eso9212-en-us — Photo Release
A Minor Planet With a Tail!
18 August 1992
Minor Planet (4015) was discovered in 1979. It is of the Earth–crossing "Apollo" type and moves in an elongated orbit around the Sun; the period of revolution is 4.3 years.
Strangely, an extrapolation backwards in time of the motion of (4015) has now shown that this minor planet is identical to an object with a tail, seen on two photographic plates which were obtained in 1949 with the Palomar Schmidt telescope. This object was already recognized on the plates in 1949 and classified as a comet. It was named after the Palomar discoverers as Comet Wilson–Harrington.
A careful investigation has shown that the 1949 tail is real, and is not just a photographic effect. Until now, no minor planet has ever been found to have a tail; this is the first, observationally confirmed case. Minor Planet (4015) must therefore have had an "outburst'' in 1949.
One possible explanation is that the surface of an otherwise solid minor planet was partly covered with a layer of ice some of which evaporated in 1949 when the planet was near the Sun; another is that sometime between 1949 and 1979, a dying comet exhausted its supply of ices and that Minor Planet (4015) is in fact an inactive, "dead'' cometary nucleus.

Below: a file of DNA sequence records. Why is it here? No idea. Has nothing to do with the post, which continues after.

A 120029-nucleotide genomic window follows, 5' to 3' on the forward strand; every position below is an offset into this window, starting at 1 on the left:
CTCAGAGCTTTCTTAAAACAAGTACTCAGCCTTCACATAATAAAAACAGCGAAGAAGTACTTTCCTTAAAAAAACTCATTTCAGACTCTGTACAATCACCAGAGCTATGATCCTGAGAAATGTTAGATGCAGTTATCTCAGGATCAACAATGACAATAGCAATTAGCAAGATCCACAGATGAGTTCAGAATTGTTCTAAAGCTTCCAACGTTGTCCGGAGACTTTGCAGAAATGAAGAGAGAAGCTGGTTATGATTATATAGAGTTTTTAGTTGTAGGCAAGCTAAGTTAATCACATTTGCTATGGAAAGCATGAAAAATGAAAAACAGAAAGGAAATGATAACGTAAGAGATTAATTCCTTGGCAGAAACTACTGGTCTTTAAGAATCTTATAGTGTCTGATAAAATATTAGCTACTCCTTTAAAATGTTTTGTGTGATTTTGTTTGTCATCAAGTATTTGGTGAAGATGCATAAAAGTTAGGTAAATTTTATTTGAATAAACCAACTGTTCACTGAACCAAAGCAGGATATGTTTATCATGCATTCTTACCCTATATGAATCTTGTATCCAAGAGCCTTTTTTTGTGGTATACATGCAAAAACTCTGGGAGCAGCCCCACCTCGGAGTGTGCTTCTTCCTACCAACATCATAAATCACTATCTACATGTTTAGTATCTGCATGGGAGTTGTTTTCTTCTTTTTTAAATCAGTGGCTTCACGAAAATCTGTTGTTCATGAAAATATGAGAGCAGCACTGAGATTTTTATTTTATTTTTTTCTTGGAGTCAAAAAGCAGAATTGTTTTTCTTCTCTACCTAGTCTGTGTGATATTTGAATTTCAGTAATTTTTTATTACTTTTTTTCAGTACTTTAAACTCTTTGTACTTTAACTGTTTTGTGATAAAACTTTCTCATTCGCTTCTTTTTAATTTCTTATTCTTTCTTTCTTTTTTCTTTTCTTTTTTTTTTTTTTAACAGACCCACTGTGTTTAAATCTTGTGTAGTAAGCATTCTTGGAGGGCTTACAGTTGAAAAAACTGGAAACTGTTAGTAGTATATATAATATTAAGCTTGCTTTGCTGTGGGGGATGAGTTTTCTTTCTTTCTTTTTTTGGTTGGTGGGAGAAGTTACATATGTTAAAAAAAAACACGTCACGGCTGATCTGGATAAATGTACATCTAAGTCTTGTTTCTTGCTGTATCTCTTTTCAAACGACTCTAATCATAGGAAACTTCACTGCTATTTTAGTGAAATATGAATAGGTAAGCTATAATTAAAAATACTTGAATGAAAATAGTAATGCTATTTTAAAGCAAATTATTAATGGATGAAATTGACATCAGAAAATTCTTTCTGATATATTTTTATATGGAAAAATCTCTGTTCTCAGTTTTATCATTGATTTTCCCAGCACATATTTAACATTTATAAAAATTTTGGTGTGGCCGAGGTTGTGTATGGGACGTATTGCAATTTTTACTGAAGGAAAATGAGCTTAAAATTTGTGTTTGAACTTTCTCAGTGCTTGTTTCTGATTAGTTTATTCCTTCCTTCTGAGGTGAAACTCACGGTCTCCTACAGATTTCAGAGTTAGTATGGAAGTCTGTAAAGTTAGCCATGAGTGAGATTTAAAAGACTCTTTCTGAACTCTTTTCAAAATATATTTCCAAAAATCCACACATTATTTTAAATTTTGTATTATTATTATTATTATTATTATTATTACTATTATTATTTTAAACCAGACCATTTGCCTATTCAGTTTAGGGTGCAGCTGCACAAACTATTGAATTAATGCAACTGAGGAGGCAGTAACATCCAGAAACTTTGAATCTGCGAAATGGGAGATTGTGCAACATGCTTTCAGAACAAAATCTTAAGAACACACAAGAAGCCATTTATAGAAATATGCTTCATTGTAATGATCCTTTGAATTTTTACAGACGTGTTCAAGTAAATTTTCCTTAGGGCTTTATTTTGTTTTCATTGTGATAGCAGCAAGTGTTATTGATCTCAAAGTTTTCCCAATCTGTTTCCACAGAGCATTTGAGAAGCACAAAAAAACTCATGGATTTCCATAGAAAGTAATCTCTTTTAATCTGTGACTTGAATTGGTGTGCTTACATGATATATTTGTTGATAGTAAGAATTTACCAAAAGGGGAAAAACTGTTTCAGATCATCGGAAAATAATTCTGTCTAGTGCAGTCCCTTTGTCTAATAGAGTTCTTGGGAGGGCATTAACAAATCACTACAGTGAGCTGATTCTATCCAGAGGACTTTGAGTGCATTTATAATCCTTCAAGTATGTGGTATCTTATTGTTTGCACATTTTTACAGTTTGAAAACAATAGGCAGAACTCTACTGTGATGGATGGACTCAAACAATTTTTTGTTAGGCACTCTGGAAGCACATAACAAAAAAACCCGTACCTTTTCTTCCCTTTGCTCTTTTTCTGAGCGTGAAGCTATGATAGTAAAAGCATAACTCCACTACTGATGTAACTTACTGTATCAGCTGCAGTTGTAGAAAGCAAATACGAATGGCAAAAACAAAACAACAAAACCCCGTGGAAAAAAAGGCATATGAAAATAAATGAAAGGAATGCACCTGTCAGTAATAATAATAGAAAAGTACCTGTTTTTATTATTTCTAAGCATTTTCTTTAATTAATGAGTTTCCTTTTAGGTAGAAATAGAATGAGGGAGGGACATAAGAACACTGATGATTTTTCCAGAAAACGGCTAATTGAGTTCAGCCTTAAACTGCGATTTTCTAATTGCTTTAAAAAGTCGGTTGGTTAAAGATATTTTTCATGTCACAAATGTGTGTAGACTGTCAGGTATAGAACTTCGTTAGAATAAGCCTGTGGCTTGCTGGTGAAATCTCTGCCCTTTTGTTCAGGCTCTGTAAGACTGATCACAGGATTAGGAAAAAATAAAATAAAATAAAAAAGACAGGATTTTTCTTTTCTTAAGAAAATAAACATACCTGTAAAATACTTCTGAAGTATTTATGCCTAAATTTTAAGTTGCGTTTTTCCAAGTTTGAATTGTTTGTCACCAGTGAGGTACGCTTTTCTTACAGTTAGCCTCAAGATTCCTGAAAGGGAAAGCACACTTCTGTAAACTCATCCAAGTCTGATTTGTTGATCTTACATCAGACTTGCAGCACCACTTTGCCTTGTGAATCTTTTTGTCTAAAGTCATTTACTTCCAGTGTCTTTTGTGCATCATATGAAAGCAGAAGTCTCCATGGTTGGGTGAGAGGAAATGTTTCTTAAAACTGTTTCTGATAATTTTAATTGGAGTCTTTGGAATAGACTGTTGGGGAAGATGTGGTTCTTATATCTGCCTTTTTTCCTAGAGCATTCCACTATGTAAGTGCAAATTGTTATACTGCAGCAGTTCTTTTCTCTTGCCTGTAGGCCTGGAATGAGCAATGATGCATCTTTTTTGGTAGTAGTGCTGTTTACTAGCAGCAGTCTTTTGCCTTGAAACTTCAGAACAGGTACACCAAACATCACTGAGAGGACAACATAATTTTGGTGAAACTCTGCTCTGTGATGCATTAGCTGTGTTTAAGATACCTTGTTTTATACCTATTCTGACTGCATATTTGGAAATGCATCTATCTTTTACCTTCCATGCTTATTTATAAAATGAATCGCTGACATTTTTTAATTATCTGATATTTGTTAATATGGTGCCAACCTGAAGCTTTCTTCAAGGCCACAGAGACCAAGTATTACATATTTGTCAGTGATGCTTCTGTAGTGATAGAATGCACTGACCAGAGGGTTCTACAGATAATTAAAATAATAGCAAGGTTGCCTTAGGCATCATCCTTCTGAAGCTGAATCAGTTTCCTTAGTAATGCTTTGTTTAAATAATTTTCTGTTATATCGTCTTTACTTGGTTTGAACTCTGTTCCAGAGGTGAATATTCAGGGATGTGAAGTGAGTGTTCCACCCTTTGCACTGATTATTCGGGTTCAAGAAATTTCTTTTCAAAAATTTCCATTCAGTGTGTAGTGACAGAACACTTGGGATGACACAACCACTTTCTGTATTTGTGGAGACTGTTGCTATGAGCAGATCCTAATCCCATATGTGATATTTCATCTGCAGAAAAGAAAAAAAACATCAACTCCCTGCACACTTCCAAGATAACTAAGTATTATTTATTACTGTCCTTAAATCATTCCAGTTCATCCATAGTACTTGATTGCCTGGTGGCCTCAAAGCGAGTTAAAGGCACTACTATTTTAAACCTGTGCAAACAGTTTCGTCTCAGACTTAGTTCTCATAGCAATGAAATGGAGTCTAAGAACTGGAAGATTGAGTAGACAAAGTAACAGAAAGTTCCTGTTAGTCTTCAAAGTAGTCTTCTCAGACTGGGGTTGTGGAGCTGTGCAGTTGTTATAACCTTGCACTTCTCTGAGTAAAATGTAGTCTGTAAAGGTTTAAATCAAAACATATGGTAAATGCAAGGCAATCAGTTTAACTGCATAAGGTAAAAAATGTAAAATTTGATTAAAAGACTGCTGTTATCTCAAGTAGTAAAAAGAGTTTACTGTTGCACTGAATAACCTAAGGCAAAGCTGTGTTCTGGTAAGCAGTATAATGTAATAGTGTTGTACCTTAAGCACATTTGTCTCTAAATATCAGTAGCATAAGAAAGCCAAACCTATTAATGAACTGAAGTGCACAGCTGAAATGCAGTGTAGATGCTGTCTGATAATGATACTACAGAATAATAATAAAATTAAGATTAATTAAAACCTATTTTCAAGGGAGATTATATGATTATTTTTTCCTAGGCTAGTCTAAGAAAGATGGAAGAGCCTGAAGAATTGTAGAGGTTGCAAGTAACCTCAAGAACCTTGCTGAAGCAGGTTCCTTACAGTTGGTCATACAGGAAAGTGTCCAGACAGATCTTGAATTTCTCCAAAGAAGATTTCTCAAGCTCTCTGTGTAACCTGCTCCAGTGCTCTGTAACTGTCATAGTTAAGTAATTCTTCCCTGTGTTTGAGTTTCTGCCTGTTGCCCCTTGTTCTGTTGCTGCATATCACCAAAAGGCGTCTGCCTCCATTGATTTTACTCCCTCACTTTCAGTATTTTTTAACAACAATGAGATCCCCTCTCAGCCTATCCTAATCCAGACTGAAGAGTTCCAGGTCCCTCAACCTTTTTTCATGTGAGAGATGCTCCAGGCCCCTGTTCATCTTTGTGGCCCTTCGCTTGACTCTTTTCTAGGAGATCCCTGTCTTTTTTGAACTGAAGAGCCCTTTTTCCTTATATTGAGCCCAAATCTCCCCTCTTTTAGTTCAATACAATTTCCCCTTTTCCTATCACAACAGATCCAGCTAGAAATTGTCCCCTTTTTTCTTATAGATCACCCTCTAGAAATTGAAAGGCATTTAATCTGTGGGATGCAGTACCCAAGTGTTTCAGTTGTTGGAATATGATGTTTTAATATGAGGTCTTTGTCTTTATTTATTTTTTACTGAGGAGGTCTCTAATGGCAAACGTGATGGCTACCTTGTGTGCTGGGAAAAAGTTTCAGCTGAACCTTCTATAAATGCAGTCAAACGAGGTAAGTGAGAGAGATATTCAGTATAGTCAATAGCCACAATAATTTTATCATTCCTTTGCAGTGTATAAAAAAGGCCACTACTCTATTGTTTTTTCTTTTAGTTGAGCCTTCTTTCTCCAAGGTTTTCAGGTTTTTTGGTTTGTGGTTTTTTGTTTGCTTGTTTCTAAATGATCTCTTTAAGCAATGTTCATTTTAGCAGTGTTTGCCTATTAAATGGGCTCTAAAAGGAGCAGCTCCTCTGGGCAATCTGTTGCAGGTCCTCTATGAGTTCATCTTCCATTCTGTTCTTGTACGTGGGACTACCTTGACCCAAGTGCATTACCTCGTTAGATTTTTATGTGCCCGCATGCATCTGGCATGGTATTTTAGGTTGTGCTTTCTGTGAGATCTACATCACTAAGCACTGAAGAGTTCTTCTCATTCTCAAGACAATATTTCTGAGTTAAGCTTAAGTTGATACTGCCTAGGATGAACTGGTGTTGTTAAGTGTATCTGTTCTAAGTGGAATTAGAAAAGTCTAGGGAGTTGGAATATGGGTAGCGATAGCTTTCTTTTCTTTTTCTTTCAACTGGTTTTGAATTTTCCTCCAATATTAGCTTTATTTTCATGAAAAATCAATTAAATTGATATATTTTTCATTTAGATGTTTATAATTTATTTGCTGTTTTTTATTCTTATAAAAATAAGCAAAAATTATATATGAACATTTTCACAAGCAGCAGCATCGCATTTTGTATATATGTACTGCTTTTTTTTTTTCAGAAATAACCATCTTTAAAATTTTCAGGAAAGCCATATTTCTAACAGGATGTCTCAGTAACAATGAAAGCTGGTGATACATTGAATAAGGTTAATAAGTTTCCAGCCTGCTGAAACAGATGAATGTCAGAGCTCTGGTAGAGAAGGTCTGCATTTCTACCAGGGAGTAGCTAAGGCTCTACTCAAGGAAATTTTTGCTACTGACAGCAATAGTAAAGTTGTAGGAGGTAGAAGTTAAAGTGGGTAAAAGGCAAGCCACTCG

The present photos illustrate this unique observation. They show Minor Planet (4015) = Comet Wilson–Harrington on (a) a blue- (12 min) and (b) a red-sensitive (45 min) plate, obtained on November 19, 1949, with the 48-inch Schmidt telescope at Palomar. The tail is well visible below and to the left of the trail, which reflects the comet's motion during the exposures. These images were enhanced at the ESO photographic laboratory in Garching in order to better show the tail. The vertical line in the lower right corner of (a) is an emulsion fault. In (c), the same sky field is shown on a recent plate obtained with the same telescope; there is no diffuse object in the field. Finally, in (d) a 1979 image of minor planet (4015) from a plate obtained with the 48-inch UK Schmidt telescope demonstrates the sharpness of the short trail (at the centre) – there is absolutely no tail visible.
All photos are reproduced at the same scale, approx. 4 arcsec/mm; North is up and east is to the left. On (a) and (b), the distance from the Earth and the Sun was 34 million km and 172 million km, respectively; on (d) the corresponding distances were 58 million and 178 million km. The object appears brighter in 1949 (a, b) than in 1979 (d), partly because it was closer to the Earth, but most probably also because it was at that time surrounded by a small dust cloud.